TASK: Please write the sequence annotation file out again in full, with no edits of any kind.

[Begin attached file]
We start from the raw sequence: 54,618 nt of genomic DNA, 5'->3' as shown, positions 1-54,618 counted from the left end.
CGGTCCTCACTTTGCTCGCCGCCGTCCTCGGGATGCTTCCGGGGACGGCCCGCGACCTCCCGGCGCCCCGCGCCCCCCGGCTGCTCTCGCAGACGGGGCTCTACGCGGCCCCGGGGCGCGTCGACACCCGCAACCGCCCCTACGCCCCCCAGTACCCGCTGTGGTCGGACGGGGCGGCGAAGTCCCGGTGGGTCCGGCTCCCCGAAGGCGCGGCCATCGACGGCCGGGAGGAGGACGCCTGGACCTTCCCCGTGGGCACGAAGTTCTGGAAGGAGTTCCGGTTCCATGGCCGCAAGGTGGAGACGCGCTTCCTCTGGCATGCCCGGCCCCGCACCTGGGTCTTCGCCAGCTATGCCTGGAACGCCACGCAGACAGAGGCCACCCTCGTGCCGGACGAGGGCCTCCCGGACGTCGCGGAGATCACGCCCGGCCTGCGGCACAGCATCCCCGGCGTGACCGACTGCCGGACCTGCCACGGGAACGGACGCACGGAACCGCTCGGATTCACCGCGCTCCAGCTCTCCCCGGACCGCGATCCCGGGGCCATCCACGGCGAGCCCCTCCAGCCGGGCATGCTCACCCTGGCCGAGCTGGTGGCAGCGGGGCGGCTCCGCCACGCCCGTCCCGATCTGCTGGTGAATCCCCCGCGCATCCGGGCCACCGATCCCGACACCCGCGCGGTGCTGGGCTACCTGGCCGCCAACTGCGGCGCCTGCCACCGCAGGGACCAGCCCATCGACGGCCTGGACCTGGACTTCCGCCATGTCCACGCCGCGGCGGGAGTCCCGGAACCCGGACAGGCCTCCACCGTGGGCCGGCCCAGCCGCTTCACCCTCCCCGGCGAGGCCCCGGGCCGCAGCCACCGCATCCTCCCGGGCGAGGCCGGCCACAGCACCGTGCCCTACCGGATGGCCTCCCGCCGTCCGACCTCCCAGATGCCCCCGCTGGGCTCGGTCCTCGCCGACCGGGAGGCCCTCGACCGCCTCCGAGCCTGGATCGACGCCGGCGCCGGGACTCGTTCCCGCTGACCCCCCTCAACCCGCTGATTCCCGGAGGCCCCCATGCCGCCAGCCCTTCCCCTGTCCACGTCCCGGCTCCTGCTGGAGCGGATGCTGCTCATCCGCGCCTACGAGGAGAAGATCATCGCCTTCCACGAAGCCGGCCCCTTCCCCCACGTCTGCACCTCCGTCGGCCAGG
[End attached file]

We start from the raw sequence: 54,618 nt of genomic DNA, 5'->3' as shown, positions 1-54,618 counted from the left end.
CGGTCCTCACTTTGCTCGCCGCCGTCCTCGGGATGCTTCCGGGGACGGCCCGCGACCTCCCGGCGCCCCGCGCCCCCCGGCTGCTCTCGCAGACGGGGCTCTACGCGGCCCCGGGGCGCGTCGACACCCGCAACCGCCCCTACGCCCCCCAGTACCCGCTGTGGTCGGACGGGGCGGCGAAGTCCCGGTGGGTCCGGCTCCCCGAAGGCGCGGCCATCGACGGCCGGGAGGAGGACGCCTGGACCTTCCCCGTGGGCACGAAGTTCTGGAAGGAGTTCCGGTTCCATGGCCGCAAGGTGGAGACGCGCTTCCTCTGGCATGCCCGGCCCCGCACCTGGGTCTTCGCCAGCTATGCCTGGAACGCCACGCAGACAGAGGCCACCCTCGTGCCGGACGAGGGCCTCCCGGACGTCGCGGAGATCACGCCCGGCCTGCGGCACAGCATCCCCGGCGTGACCGACTGCCGGACCTGCCACGGGAACGGACGCACGGAACCGCTCGGATTCACCGCGCTCCAGCTCTCCCCGGACCGCGATCCCGGGGCCATCCACGGCGAGCCCCTCCAGCCGGGCATGCTCACCCTGGCCGAGCTGGTGGCAGCGGGGCGGCTCCGCCACGCCCGTCCCGATCTGCTGGTGAATCCCCCGCGCATCCGGGCCACCGATCCCGACACCCGCGCGGTGCTGGGCTACCTGGCCGCCAACTGCGGCGCCTGCCACCGCAGGGACCAGCCCATCGACGGCCTGGACCTGGACTTCCGCCATGTCCACGCCGCGGCGGGAGTCCCGGAACCCGGACAGGCCTCCACCGTGGGCCGGCCCAGCCGCTTCACCCTCCCCGGCGAGGCCCCGGGCCGCAGCCACCGCATCCTCCCGGGCGAGGCCGGCCACAGCACCGTGCCCTACCGGATGGCCTCCCGCCGTCCGACCTCCCAGATGCCCCCGCTGGGCTCGGTCCTCGCCGACCGGGAGGCCCTCGACCGCCTCCGAGCCTGGATCGACGCCGGCGCCGGGACTCGTTCCCGCTGACCCCCCTCAACCCGCTGATTCCCGGAGGCCCCCATGCCGCCAGCCCTTCCCCTGTCCACGTCCCGGCTCCTGCTGGAGCGGATGCTGCTCATCCGCGCCTACGAGGAGAAGATCATCGCCTTCCACGAAGCCGGCCCCTTCCCCCACGTCTGCACCTCCGTCGGCCAGG